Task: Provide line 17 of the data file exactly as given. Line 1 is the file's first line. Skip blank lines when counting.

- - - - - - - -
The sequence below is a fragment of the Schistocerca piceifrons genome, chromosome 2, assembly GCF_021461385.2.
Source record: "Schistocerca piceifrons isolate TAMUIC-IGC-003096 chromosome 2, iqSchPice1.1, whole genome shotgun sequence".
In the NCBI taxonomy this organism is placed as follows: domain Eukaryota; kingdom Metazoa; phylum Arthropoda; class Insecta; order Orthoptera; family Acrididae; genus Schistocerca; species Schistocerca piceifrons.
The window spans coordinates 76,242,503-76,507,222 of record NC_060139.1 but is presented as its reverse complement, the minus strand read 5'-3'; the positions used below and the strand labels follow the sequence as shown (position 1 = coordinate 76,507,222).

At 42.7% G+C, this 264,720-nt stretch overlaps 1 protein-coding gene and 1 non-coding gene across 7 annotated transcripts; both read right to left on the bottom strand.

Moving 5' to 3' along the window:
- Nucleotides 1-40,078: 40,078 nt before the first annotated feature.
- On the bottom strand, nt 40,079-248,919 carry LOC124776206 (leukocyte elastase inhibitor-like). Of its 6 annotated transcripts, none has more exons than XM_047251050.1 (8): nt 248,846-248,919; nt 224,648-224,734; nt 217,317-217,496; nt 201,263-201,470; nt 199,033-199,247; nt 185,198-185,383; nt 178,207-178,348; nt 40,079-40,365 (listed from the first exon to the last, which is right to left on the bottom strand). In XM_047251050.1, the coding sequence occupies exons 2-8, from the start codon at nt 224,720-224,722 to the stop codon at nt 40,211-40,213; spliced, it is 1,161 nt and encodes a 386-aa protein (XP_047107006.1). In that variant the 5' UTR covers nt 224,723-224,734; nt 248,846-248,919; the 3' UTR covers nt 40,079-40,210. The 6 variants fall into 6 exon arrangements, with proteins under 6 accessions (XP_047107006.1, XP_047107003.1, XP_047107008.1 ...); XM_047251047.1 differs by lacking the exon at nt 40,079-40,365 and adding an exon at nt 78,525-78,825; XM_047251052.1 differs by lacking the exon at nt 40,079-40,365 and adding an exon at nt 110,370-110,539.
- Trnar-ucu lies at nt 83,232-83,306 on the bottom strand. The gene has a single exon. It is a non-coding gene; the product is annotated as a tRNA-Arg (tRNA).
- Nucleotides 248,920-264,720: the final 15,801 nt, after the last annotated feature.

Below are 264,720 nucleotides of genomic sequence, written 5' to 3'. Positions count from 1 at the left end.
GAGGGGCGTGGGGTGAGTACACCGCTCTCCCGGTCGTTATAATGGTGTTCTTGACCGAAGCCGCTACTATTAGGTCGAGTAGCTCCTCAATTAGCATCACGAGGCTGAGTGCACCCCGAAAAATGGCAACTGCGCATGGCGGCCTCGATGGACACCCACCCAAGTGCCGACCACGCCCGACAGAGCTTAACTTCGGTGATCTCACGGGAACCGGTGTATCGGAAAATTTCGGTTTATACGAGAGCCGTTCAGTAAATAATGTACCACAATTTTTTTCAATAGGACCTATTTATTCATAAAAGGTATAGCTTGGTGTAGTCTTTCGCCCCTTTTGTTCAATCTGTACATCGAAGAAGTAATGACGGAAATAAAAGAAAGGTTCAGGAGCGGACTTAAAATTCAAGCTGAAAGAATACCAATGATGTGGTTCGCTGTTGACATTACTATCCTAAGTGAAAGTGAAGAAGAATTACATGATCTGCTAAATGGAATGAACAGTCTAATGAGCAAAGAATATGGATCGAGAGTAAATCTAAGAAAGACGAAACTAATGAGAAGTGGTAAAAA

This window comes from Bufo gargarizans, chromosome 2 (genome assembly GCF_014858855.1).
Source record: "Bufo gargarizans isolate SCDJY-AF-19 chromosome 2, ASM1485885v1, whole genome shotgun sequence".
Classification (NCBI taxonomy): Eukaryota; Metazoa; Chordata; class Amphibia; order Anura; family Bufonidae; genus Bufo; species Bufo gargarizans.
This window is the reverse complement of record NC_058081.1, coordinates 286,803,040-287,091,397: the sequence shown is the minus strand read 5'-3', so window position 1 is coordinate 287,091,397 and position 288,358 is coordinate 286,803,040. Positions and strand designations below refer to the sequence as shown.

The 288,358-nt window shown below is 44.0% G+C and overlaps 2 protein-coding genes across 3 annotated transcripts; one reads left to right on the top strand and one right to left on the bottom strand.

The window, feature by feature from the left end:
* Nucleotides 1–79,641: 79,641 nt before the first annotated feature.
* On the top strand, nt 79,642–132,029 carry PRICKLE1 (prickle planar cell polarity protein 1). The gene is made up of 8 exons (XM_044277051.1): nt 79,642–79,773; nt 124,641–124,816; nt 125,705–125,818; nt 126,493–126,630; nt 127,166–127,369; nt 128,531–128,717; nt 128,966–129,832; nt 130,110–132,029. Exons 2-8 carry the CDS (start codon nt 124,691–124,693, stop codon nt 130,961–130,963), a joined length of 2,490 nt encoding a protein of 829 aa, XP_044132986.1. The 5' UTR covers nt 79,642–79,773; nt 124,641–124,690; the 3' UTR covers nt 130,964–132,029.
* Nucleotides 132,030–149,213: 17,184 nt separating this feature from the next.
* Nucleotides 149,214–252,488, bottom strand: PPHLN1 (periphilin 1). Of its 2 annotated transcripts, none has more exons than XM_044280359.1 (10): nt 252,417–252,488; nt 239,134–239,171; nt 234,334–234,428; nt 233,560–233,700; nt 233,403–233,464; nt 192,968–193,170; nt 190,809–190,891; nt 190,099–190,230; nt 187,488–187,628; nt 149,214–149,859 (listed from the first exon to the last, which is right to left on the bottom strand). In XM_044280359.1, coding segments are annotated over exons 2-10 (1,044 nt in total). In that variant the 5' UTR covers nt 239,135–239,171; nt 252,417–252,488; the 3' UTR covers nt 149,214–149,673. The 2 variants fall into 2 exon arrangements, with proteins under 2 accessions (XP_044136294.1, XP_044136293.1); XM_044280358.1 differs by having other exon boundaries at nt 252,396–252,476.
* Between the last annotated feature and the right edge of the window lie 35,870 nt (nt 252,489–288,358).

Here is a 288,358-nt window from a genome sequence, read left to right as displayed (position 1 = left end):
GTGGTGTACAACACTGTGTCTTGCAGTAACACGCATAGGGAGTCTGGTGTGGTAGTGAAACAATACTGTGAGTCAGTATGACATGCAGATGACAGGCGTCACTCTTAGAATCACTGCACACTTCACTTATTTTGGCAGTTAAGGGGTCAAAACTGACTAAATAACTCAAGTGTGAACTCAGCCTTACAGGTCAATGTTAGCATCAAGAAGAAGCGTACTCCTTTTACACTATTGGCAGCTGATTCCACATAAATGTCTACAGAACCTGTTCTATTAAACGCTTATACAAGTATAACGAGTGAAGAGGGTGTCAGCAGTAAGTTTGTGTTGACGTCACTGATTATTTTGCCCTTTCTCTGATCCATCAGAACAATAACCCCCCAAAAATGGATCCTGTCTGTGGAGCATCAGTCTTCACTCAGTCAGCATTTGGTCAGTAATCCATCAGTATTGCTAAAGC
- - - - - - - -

The 288,358-nt window shown below is 44.0% G+C and overlaps 2 protein-coding genes across 3 annotated transcripts; one reads left to right on the top strand and one right to left on the bottom strand.